Of course, health benefits of Omega-3s are not restricted to fetal and early-childhood development. For mothers and mothers-to-be, higher dietary intake of Omega-3 fatty acids have been shown to decrease the risk of pregnancy complications like toxemia (or pre-eclampsia) and reduce the odds of postpartum depression. Equally important, higher levels of Omega-3s may also decrease the chances of premature delivery (pre-tem labor).
Omega-3 Fatty Acids & Pregnancy: Overcoming Nutritional Deficiency
Large internal stores of Omega-3s, as well as a higher dietary intake of Omega-3s, contribute to fetal and pregnancy health – this much is clear. Omega-3s are stored by the body and brain of the mother, and the nutritional benefits of dietary Omega-3 fatty acids will be passed from mother to baby during pregnancy through the placenta. During pregnancy, however, if your diet does not contain sufficient Omega-3 fatty acids, your baby will begin to “draw” Omega-3s from your own internal stores in the brain. This can cause a long-term Omega-3 deficit (a deficit extending even to future pregnancies) if Omega-3s are not regularly consumed from external food and/or supplement sources.
Unfortunately, in a “typical” North American diet, we receive inadequate amounts of these key fatty acids. Research indicates that this nutritional deficiency is traced to a decreased consumption of fish, seafoods, and other sources of Omega-3 fatty acids over the past decades. The good news, however, is that Omega-3 fatty acids can be easily replenished through simple dietary change or supplementation. Sources suggest that pregnant women should receive about 250 mg of DHA daily – though very few women actually do.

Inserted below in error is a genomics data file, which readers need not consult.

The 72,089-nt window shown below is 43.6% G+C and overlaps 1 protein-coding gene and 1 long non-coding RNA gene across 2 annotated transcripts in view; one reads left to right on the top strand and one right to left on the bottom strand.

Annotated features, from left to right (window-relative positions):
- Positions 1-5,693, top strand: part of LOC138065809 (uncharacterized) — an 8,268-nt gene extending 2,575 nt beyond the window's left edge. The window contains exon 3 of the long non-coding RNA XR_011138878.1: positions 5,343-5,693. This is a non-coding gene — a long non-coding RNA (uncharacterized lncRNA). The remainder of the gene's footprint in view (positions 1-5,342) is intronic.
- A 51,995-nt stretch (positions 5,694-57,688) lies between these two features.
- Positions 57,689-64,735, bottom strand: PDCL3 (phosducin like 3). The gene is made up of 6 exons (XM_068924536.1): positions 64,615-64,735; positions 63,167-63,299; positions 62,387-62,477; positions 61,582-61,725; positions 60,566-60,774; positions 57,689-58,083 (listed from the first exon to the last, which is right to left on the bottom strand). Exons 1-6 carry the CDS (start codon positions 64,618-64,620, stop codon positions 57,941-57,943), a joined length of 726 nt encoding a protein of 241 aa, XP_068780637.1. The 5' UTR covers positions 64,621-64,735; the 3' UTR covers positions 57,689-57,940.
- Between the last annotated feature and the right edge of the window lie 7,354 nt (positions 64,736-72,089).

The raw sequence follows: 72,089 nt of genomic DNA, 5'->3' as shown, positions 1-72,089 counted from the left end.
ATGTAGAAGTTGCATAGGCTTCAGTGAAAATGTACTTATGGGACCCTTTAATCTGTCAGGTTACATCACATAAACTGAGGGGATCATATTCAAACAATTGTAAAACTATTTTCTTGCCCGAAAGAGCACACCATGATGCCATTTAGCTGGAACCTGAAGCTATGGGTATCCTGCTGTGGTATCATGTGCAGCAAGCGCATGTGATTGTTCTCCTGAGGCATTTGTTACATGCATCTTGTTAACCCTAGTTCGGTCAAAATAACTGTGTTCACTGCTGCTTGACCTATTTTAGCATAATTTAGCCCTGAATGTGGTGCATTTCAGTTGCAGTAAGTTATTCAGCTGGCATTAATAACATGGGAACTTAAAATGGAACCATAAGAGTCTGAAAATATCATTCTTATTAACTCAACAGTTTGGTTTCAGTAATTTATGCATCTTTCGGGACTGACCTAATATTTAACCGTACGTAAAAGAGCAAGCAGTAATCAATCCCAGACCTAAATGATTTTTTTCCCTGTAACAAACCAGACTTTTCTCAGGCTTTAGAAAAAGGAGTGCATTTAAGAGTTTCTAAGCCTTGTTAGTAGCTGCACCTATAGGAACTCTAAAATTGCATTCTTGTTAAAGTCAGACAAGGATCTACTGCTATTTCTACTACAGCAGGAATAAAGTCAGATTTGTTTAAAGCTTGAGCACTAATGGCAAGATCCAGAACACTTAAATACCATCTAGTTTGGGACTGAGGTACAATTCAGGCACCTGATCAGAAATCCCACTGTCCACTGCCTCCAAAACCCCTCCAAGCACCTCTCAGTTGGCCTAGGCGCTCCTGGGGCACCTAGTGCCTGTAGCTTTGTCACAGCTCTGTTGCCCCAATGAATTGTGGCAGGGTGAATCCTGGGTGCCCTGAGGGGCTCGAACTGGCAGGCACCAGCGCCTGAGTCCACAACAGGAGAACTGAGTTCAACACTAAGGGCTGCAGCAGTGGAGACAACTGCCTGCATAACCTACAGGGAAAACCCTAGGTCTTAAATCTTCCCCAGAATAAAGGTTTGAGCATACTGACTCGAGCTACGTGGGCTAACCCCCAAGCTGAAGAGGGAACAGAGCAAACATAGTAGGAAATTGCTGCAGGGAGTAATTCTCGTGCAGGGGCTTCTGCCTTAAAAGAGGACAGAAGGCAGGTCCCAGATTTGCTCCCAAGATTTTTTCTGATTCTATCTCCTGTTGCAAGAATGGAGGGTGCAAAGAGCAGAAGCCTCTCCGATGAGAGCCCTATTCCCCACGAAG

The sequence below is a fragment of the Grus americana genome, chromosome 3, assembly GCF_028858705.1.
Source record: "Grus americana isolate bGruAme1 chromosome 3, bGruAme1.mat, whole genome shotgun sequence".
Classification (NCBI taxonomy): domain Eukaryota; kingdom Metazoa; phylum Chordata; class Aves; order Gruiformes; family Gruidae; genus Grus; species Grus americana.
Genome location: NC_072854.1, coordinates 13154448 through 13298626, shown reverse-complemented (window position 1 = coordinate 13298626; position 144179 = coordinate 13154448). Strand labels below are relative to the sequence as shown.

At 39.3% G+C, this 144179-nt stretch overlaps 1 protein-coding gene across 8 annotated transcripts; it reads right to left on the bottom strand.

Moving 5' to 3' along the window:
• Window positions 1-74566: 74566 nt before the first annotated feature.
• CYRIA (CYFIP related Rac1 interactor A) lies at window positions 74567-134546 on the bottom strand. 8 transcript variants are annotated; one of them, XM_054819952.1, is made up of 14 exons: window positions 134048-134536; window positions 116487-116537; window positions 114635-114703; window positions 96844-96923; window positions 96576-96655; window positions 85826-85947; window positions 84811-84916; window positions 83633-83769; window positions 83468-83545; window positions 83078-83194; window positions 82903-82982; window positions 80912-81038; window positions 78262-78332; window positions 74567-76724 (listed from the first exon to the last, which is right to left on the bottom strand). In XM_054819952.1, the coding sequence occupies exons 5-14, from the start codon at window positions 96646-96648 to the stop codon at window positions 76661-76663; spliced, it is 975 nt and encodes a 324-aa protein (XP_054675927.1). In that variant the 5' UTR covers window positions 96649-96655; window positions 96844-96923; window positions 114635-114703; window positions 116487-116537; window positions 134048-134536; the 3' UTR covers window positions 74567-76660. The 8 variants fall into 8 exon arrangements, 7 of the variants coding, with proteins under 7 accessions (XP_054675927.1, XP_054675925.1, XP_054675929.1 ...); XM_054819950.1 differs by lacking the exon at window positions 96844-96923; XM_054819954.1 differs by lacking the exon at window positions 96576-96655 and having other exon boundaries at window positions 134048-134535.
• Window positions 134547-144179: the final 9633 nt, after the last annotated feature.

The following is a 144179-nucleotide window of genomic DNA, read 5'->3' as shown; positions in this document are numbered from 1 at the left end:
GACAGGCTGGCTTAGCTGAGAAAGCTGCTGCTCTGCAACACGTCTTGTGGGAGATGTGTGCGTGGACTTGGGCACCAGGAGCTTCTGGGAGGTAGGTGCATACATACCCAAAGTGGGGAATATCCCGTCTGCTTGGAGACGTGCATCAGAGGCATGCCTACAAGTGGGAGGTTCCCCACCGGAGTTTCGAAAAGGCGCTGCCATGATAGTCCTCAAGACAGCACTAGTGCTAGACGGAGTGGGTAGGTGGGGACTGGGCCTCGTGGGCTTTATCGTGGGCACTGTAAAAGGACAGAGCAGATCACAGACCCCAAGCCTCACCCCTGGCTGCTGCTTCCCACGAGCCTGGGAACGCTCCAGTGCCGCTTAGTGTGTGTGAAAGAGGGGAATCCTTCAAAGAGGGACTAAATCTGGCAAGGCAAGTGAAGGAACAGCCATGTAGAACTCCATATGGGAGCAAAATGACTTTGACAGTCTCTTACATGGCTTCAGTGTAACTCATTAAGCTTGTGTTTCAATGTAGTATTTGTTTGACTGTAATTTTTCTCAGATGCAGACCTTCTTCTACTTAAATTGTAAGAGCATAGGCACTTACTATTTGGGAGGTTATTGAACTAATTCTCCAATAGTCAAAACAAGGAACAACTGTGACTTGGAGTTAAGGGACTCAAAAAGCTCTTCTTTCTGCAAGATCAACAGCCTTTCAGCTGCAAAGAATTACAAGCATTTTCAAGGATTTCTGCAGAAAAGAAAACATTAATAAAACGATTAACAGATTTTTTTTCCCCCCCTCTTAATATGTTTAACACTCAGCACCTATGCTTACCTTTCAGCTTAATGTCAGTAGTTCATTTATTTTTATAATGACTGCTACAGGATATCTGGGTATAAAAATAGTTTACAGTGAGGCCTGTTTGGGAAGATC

Eating more seafood is one very simple solution, with one large caveat: increased pollution, contaminants, and mercury levels in many species of fish (particularly some types of tuna, swordfish, and larger predatory fish). For a pregnancy diet, the FDA has even suggested limits on how much and what kinds of fish a woman can safely consume on a weekly basis. Mercury, in particular, is a neural toxin which can hurt a baby’s developing brain or cause birth defects. High levels of PCBs (or polychlorinated byphenols), which may be found in farmed salmon, have also been linked to birth defects. Raw or undercooked fish is, of course, a no-no for other reasons.
The other good news is that, in addition to some types of safer seafoods (moderate amounts of salmon, pacific cod, and canned tuna), there are dietary sources of Omega-3 fatty acids that do not contain pollutants or mercury. Indeed, newer dietary supplements offer purified (contaminant free) Omega-3s – some from seafood sources and some from flaxseed oil, etc. A supplement like PeaPod Omega-3 is specifically designed for pregnancy, and is certified mercury-free. For nursing mothers, an Omega-3 (or other pure sources of Omega-3s) are highly advised because fatty acid nutrients pass directly from mother to child via breast milk.
In a way, Omega-3 fatty acids are like the new folic acid. It’s common knowledge that trying-to-conceive and pregnant women should have a diet high in green, leafy vegetables or other sources of folic acid (including prenatal vitamins). With Omega-3s, its simply a matter of educating couples to the importance of this key nutrients when it comes time to having a baby. A diet high in Omega-3 fatty acids may become the new pregnancy-health watchword very soon.
For more information regarding Omega-3s and preconception/pregnancy, please consult with your physician.